The possible Penguins goalie trade that I would circle in this slightly far-fetched scenario is Thatcher Demko, who is signed for a few more years at an affordable $5 million. Demko isn’t as good as Jarry, but he’s close. Jarry is from Surrey (a Vancouver suburb), so the Canucks could conceivably re-sign him easier than other teams, and the Penguins would gain a bargain in goal.
Again, it’s far-fetched, but if the Penguins don’t want to pay Jarry $7 million over six or seven years, they’d better start planning.
I don’t think they can afford $6-7 million without finding a way to part with their third-line contracts or letting everyone else walk (including Jason Zucker) and replacing them with bargain-bin players.
Despite his recent spate of injuries, the desolate goalie market and the eventual salary cap hike mean Jarry holds the aces at this poker table.
Penguins Soft Spots:
Defenseman Chad Ruhwedel was beaten soundly more than once on Tuesday.
The Penguins’ third line was mired in their own end for two periods, though Kasperi Kapanen and Brock McGinn seemed to be begging for a puck that never came.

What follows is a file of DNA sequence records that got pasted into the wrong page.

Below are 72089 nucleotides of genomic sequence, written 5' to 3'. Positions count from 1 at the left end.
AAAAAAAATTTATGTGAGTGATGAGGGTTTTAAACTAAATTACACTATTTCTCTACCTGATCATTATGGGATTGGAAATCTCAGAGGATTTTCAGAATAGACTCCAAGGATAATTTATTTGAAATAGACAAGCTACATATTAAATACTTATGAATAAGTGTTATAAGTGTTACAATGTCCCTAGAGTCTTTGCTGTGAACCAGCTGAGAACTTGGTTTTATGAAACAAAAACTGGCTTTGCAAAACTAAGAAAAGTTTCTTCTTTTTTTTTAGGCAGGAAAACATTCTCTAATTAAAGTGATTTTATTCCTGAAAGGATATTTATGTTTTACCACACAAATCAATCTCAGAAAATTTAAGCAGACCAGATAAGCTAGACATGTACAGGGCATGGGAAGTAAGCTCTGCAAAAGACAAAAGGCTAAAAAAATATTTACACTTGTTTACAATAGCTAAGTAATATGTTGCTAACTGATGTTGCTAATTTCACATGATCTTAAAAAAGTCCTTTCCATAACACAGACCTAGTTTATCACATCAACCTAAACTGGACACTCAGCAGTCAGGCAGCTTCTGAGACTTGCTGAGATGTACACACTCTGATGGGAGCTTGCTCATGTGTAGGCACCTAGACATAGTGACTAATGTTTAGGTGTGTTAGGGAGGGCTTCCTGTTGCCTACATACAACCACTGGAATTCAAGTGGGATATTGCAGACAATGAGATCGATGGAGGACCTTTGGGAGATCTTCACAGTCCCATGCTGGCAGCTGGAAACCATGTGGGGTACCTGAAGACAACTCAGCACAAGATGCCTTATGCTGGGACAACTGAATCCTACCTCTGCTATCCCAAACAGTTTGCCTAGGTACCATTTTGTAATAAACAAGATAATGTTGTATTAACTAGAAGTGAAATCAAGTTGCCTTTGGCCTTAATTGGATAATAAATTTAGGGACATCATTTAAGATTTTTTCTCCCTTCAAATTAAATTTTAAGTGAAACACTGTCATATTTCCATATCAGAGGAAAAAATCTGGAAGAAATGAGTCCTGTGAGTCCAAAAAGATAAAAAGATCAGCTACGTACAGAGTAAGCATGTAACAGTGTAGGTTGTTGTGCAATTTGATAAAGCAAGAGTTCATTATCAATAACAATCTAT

Kasperi Kapanen had a couple of moments where he flashed that top-six ability. Brock McGinn was outstanding on the PK and had a couple of takeaways/puck wins that got the puck into the offensive zone.
And no, there’s no one kicking at the door with the WBS Penguins who would make a difference with the Pittsburgh Penguins.
The Penguins’ second line was the only one with a fighting chance through the first two periods, partly because of the work Sidney Crosby and co. did against Nathan MacKinnon, who still managed a few glorious chances in the first period.
But that third line, until the third period, yikes. Not sure what to tell you about Jeff Carter.
About the best that coach Mike Sullivan could say on Monday was that he’s their best faceoff man.
The fourth line wasn’t bad. It seemed like Ryan Poehling was driving the line. He wisely skated the puck out of trouble several times and took it low. He didn’t hesitate with the puck, and there was much to like about his game.
I don’t think he’s the 3C answer, but we’re getting to the point where circumstances force Sullivan to give it a shot unless/until Hextall pulls the trigger on a Penguins trade that changes the situation.
Side note: MacKinnon isn’t quite Connor McDavid, but his acceleration by simply taking a half-stride or turning an edge is extraordinary. It’s the type of separation that Sidney Crosby used to create on a daily basis, though I don’t think Crosby ever got the overflowing credit that the next wave of guys gets.
I’ve always felt a little bad that the burgeoning blogosphere of 10 and 15 years ago forced negative labels on Crosby instead of him getting the accolades that MacKinnon and McDavid get and that Connor Bedard is going to get. Bloggers (and fan blogs) were the predominant hockey coverage during Crosby’s early years. He deserves to be top-five all-time, but in the media age, I think his reserved public demeanor and the internet hammering will eventually cost him a few spots.